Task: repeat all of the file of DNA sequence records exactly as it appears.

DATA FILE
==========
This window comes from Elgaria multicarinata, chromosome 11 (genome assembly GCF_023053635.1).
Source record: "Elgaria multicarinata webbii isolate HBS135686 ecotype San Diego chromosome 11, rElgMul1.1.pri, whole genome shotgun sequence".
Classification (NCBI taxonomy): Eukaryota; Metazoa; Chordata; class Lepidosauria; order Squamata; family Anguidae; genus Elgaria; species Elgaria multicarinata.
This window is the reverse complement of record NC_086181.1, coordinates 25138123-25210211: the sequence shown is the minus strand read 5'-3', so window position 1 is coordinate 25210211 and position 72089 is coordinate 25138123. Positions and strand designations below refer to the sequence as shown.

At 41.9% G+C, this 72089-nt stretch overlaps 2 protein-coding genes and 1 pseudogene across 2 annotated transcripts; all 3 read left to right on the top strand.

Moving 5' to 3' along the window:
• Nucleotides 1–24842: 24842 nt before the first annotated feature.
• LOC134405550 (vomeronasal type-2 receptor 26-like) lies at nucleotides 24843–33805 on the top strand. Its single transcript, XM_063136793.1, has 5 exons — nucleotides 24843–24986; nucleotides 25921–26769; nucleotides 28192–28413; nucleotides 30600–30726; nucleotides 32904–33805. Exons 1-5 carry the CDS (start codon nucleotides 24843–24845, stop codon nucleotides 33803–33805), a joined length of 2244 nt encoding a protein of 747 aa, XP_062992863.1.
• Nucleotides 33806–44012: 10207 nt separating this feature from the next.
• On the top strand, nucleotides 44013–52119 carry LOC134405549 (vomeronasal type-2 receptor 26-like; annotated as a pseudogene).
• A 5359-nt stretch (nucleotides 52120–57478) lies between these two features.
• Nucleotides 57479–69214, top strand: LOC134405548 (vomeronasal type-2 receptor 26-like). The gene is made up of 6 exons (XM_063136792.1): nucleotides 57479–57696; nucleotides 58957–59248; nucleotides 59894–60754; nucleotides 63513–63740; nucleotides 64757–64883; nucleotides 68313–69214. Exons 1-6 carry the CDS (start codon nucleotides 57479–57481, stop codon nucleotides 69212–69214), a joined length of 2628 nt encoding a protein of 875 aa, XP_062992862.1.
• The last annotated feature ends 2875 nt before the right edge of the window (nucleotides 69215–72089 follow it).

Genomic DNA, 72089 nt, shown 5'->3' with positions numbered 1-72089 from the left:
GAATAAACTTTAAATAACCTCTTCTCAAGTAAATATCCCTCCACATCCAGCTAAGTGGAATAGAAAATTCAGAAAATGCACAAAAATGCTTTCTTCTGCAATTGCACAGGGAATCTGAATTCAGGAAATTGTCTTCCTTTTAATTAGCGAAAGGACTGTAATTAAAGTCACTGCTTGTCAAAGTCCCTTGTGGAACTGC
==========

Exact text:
This window comes from Elgaria multicarinata, chromosome 11 (genome assembly GCF_023053635.1).
Source record: "Elgaria multicarinata webbii isolate HBS135686 ecotype San Diego chromosome 11, rElgMul1.1.pri, whole genome shotgun sequence".
Classification (NCBI taxonomy): Eukaryota; Metazoa; Chordata; class Lepidosauria; order Squamata; family Anguidae; genus Elgaria; species Elgaria multicarinata.
This window is the reverse complement of record NC_086181.1, coordinates 25138123-25210211: the sequence shown is the minus strand read 5'-3', so window position 1 is coordinate 25210211 and position 72089 is coordinate 25138123. Positions and strand designations below refer to the sequence as shown.

At 41.9% G+C, this 72089-nt stretch overlaps 2 protein-coding genes and 1 pseudogene across 2 annotated transcripts; all 3 read left to right on the top strand.

Moving 5' to 3' along the window:
• Nucleotides 1–24842: 24842 nt before the first annotated feature.
• LOC134405550 (vomeronasal type-2 receptor 26-like) lies at nucleotides 24843–33805 on the top strand. Its single transcript, XM_063136793.1, has 5 exons — nucleotides 24843–24986; nucleotides 25921–26769; nucleotides 28192–28413; nucleotides 30600–30726; nucleotides 32904–33805. Exons 1-5 carry the CDS (start codon nucleotides 24843–24845, stop codon nucleotides 33803–33805), a joined length of 2244 nt encoding a protein of 747 aa, XP_062992863.1.
• Nucleotides 33806–44012: 10207 nt separating this feature from the next.
• On the top strand, nucleotides 44013–52119 carry LOC134405549 (vomeronasal type-2 receptor 26-like; annotated as a pseudogene).
• A 5359-nt stretch (nucleotides 52120–57478) lies between these two features.
• Nucleotides 57479–69214, top strand: LOC134405548 (vomeronasal type-2 receptor 26-like). The gene is made up of 6 exons (XM_063136792.1): nucleotides 57479–57696; nucleotides 58957–59248; nucleotides 59894–60754; nucleotides 63513–63740; nucleotides 64757–64883; nucleotides 68313–69214. Exons 1-6 carry the CDS (start codon nucleotides 57479–57481, stop codon nucleotides 69212–69214), a joined length of 2628 nt encoding a protein of 875 aa, XP_062992862.1.
• The last annotated feature ends 2875 nt before the right edge of the window (nucleotides 69215–72089 follow it).

Genomic DNA, 72089 nt, shown 5'->3' with positions numbered 1-72089 from the left:
GAATAAACTTTAAATAACCTCTTCTCAAGTAAATATCCCTCCACATCCAGCTAAGTGGAATAGAAAATTCAGAAAATGCACAAAAATGCTTTCTTCTGCAATTGCACAGGGAATCTGAATTCAGGAAATTGTCTTCCTTTTAATTAGCGAAAGGACTGTAATTAAAGTCACTGCTTGTCAAAGTCCCTTGTGGAACTGC